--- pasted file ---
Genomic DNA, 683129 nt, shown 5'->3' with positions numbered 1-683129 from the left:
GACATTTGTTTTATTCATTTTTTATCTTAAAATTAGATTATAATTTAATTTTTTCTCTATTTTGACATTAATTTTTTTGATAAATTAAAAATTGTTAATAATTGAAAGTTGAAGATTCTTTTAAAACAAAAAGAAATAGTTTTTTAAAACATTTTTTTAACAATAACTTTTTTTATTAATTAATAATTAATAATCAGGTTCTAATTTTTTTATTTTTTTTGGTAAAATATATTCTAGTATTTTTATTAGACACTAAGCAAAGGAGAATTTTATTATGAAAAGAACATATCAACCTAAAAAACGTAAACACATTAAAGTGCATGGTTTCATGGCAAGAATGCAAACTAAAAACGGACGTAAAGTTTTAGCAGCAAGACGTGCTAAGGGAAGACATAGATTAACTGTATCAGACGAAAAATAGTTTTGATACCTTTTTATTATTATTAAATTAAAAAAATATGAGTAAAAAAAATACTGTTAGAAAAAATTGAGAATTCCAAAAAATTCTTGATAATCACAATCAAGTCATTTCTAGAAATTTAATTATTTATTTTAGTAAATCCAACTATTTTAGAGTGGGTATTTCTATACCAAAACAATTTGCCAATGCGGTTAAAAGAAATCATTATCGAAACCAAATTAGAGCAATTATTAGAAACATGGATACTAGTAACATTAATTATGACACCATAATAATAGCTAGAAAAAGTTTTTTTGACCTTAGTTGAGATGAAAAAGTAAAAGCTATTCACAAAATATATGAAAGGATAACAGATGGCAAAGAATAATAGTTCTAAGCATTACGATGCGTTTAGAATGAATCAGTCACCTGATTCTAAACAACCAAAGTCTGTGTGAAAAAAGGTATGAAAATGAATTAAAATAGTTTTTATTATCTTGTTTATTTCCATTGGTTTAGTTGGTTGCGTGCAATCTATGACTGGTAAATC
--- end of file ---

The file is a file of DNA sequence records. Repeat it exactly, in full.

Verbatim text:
Genomic DNA, 683129 nt, shown 5'->3' with positions numbered 1-683129 from the left:
GACATTTGTTTTATTCATTTTTTATCTTAAAATTAGATTATAATTTAATTTTTTCTCTATTTTGACATTAATTTTTTTGATAAATTAAAAATTGTTAATAATTGAAAGTTGAAGATTCTTTTAAAACAAAAAGAAATAGTTTTTTAAAACATTTTTTTAACAATAACTTTTTTTATTAATTAATAATTAATAATCAGGTTCTAATTTTTTTATTTTTTTTGGTAAAATATATTCTAGTATTTTTATTAGACACTAAGCAAAGGAGAATTTTATTATGAAAAGAACATATCAACCTAAAAAACGTAAACACATTAAAGTGCATGGTTTCATGGCAAGAATGCAAACTAAAAACGGACGTAAAGTTTTAGCAGCAAGACGTGCTAAGGGAAGACATAGATTAACTGTATCAGACGAAAAATAGTTTTGATACCTTTTTATTATTATTAAATTAAAAAAATATGAGTAAAAAAAATACTGTTAGAAAAAATTGAGAATTCCAAAAAATTCTTGATAATCACAATCAAGTCATTTCTAGAAATTTAATTATTTATTTTAGTAAATCCAACTATTTTAGAGTGGGTATTTCTATACCAAAACAATTTGCCAATGCGGTTAAAAGAAATCATTATCGAAACCAAATTAGAGCAATTATTAGAAACATGGATACTAGTAACATTAATTATGACACCATAATAATAGCTAGAAAAAGTTTTTTTGACCTTAGTTGAGATGAAAAAGTAAAAGCTATTCACAAAATATATGAAAGGATAACAGATGGCAAAGAATAATAGTTCTAAGCATTACGATGCGTTTAGAATGAATCAGTCACCTGATTCTAAACAACCAAAGTCTGTGTGAAAAAAGGTATGAAAATGAATTAAAATAGTTTTTATTATCTTGTTTATTTCCATTGGTTTAGTTGGTTGCGTGCAATCTATGACTGGTAAATC